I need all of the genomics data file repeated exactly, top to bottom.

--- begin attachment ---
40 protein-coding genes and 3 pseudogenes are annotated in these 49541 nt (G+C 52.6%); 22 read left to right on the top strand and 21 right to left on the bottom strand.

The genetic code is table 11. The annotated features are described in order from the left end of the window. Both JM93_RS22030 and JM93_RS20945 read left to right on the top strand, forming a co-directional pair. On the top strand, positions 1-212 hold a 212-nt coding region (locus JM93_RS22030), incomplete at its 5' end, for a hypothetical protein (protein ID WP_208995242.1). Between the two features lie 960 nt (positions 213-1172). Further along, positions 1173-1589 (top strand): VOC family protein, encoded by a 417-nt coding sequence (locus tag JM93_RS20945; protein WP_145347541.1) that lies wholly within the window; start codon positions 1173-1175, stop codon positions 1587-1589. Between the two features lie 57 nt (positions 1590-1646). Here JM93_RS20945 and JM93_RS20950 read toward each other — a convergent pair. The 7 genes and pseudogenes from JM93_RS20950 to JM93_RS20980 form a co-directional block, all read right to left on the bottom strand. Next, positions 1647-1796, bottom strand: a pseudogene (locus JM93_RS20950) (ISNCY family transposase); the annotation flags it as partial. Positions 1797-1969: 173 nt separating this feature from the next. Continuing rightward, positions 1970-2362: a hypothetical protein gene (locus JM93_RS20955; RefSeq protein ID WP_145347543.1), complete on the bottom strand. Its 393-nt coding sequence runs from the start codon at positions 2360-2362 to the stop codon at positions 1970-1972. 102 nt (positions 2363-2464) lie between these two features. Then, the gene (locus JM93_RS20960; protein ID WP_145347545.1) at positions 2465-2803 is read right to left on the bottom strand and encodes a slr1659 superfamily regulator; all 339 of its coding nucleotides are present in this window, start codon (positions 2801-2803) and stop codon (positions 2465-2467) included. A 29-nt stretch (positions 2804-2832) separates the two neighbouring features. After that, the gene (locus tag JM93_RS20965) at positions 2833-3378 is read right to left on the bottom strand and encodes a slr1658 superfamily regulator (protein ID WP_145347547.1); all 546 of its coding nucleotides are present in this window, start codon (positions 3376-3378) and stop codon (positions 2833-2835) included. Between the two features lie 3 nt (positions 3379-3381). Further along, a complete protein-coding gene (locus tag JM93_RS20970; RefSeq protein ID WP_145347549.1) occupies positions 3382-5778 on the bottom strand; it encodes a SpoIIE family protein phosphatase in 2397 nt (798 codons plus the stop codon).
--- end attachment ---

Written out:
40 protein-coding genes and 3 pseudogenes are annotated in these 49541 nt (G+C 52.6%); 22 read left to right on the top strand and 21 right to left on the bottom strand.

The genetic code is table 11. The annotated features are described in order from the left end of the window. Both JM93_RS22030 and JM93_RS20945 read left to right on the top strand, forming a co-directional pair. On the top strand, positions 1-212 hold a 212-nt coding region (locus JM93_RS22030), incomplete at its 5' end, for a hypothetical protein (protein ID WP_208995242.1). Between the two features lie 960 nt (positions 213-1172). Further along, positions 1173-1589 (top strand): VOC family protein, encoded by a 417-nt coding sequence (locus tag JM93_RS20945; protein WP_145347541.1) that lies wholly within the window; start codon positions 1173-1175, stop codon positions 1587-1589. Between the two features lie 57 nt (positions 1590-1646). Here JM93_RS20945 and JM93_RS20950 read toward each other — a convergent pair. The 7 genes and pseudogenes from JM93_RS20950 to JM93_RS20980 form a co-directional block, all read right to left on the bottom strand. Next, positions 1647-1796, bottom strand: a pseudogene (locus JM93_RS20950) (ISNCY family transposase); the annotation flags it as partial. Positions 1797-1969: 173 nt separating this feature from the next. Continuing rightward, positions 1970-2362: a hypothetical protein gene (locus JM93_RS20955; RefSeq protein ID WP_145347543.1), complete on the bottom strand. Its 393-nt coding sequence runs from the start codon at positions 2360-2362 to the stop codon at positions 1970-1972. 102 nt (positions 2363-2464) lie between these two features. Then, the gene (locus JM93_RS20960; protein ID WP_145347545.1) at positions 2465-2803 is read right to left on the bottom strand and encodes a slr1659 superfamily regulator; all 339 of its coding nucleotides are present in this window, start codon (positions 2801-2803) and stop codon (positions 2465-2467) included. A 29-nt stretch (positions 2804-2832) separates the two neighbouring features. After that, the gene (locus tag JM93_RS20965) at positions 2833-3378 is read right to left on the bottom strand and encodes a slr1658 superfamily regulator (protein ID WP_145347547.1); all 546 of its coding nucleotides are present in this window, start codon (positions 3376-3378) and stop codon (positions 2833-2835) included. Between the two features lie 3 nt (positions 3379-3381). Further along, a complete protein-coding gene (locus tag JM93_RS20970; RefSeq protein ID WP_145347549.1) occupies positions 3382-5778 on the bottom strand; it encodes a SpoIIE family protein phosphatase in 2397 nt (798 codons plus the stop codon).